is mental diversion by means of entertainment or recreation, as an "escape" from the perceived unpleasant or banal aspects of daily life.
It can also be used as a term to define the actions people take to try to help relieve persisting feelings of depression or general sadness
Some believe that this diversion is more inherent in today's urban, technological existence because it removes people from their biologically normal natures. Entire industries have sprung up to foster a growing tendency of people to remove themselves from the rigors of daily life. Principal amongst these are fiction literature, music, religion, sports, films, television, roleplaying games, pornography, recreational drugs, video games, fashion and the internet. Many activities that are normal parts of a healthy existence (e.g., eating, sleeping, exercise, sexual activity) can also become avenues of escapism when taken to extreme.
In the context of being taken to an extreme, the word "escapism" carries a negative connotation, suggesting that escapists are unhappy, with an inability or unwillingness to connect meaningfully with the world.
is the opposition to war or violence as a means of settling disputes or gaining advantage. Pacifism covers a spectrum of views, including the belief that international disputes can and should be peacefully resolved, calls for the abolition of the institutions of the military and war, opposition to any organization of society through governmental force (anarchist or libertarian pacifism), rejection of the use of physical violence to obtain political, economic or social goals, the obliteration of force except in cases where it is absolutely necessary to advance the cause of peace, and opposition to violence under any circumstance, even defence of self and others.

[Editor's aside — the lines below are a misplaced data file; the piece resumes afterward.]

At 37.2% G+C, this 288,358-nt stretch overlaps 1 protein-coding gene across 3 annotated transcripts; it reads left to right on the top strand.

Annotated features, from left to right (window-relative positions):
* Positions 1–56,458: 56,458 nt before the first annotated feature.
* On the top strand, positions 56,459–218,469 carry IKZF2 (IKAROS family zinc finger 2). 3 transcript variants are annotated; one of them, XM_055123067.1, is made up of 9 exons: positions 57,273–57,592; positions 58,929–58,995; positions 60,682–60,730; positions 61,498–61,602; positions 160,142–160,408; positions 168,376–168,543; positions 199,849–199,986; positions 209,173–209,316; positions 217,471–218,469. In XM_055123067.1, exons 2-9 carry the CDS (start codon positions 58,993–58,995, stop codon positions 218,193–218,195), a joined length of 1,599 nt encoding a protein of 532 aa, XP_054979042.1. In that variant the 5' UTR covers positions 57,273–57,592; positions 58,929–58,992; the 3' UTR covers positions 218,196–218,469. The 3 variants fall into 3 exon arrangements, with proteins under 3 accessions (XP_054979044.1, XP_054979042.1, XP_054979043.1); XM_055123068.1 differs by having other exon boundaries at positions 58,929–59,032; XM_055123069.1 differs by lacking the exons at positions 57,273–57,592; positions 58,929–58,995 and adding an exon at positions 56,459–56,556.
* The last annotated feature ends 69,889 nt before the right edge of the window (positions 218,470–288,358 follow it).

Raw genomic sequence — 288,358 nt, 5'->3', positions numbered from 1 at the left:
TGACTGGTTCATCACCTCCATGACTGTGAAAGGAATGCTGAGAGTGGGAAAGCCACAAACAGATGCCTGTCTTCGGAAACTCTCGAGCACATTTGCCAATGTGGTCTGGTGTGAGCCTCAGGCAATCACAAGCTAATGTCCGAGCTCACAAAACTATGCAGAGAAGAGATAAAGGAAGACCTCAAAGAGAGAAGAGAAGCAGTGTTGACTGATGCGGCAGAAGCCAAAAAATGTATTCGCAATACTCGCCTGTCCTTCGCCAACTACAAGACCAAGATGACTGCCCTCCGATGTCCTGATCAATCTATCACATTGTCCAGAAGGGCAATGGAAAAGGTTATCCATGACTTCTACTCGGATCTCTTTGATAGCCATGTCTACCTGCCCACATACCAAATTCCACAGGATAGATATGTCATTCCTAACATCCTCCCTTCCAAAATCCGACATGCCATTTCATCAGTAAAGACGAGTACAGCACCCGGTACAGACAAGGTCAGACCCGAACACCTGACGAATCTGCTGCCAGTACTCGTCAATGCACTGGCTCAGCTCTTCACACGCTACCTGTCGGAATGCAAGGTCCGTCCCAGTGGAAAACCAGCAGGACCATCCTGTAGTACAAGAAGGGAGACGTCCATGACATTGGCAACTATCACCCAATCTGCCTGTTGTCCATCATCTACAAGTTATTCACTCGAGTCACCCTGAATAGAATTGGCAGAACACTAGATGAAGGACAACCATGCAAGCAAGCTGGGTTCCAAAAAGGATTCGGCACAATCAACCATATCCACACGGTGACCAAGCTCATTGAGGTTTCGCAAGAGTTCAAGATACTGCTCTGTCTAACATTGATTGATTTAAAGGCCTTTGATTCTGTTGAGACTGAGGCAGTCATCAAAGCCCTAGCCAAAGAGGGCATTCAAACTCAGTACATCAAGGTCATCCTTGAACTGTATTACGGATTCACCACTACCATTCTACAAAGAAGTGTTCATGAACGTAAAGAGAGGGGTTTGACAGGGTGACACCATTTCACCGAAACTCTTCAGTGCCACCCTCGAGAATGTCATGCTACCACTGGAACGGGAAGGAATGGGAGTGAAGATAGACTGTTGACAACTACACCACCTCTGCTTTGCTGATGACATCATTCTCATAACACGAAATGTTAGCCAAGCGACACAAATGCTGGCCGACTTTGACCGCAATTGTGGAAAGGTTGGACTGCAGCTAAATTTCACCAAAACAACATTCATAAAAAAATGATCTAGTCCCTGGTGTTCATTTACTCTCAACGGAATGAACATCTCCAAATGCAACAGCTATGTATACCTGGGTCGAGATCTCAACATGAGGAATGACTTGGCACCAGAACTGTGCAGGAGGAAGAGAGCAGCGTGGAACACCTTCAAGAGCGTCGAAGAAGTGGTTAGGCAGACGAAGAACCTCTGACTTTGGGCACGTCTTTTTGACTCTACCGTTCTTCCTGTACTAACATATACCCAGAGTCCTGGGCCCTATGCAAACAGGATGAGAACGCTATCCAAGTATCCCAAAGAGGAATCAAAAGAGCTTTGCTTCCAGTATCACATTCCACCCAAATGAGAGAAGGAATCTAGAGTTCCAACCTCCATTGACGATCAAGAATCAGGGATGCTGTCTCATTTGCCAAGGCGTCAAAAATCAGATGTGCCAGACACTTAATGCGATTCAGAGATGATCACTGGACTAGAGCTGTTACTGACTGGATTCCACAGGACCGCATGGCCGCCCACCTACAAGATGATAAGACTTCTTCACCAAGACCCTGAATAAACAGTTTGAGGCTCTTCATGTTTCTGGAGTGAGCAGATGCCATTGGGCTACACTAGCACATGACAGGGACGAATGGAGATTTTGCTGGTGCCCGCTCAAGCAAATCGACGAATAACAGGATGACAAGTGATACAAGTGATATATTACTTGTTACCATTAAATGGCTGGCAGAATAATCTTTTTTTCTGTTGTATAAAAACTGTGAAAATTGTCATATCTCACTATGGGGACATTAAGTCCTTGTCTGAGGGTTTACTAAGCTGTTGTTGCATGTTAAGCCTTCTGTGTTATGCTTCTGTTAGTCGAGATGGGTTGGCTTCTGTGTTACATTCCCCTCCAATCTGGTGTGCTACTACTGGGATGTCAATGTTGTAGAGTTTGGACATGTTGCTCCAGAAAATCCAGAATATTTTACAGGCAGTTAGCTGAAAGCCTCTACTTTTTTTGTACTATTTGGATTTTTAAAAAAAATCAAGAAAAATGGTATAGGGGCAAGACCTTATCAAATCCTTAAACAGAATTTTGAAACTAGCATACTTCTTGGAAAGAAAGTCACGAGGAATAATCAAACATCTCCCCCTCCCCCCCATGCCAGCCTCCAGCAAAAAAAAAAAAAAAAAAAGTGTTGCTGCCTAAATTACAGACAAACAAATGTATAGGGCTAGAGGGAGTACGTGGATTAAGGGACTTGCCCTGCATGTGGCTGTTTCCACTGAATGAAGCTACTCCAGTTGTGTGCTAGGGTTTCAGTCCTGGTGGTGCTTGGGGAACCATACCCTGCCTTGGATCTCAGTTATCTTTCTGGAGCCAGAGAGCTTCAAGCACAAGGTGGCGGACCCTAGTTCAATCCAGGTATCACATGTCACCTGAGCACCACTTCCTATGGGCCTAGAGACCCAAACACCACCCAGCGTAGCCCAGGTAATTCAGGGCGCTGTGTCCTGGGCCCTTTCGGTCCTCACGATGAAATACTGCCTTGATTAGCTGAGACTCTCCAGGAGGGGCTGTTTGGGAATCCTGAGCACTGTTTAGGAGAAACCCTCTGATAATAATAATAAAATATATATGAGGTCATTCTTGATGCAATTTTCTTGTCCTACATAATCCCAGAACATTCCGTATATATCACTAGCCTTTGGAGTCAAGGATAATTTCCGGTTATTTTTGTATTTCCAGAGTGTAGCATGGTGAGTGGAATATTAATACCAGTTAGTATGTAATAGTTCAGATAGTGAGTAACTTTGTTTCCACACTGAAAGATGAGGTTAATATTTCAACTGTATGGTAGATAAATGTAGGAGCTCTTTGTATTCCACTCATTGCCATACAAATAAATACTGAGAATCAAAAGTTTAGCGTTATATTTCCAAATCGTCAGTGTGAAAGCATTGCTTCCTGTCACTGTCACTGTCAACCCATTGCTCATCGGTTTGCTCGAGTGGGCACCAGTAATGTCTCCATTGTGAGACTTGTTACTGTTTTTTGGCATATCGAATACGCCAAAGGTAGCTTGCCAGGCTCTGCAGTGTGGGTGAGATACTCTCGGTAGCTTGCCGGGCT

Pacifism may be based on moral principles (a deontological view) or pragmatism (a consequentialist view). Principled pacifism holds that at some point along the spectrum from war to interpersonal physical violence, such violence becomes morally wrong. Pragmatic pacifism holds that the costs of war and inter-personal violence are so substantial that better ways of resolving disputes must be found. Pacifists in general reject theories of Just War.
Pacifists follow principles of nonviolence, believing that nonviolent action is morally superior and/or pragmatically most effective.
1- A fad. A clever marketing strategy which a product is advertized as the thing everyone must have, to the point where people begin to feel they need to consume it.
2- to stimulate, excite, or agitate
3. to create interest in by flamboyant or dramatic methods; promote or publicize showily
4. to intensify (advertising, promotion, or publicity) by ingenious or questionable claims, methods, etc.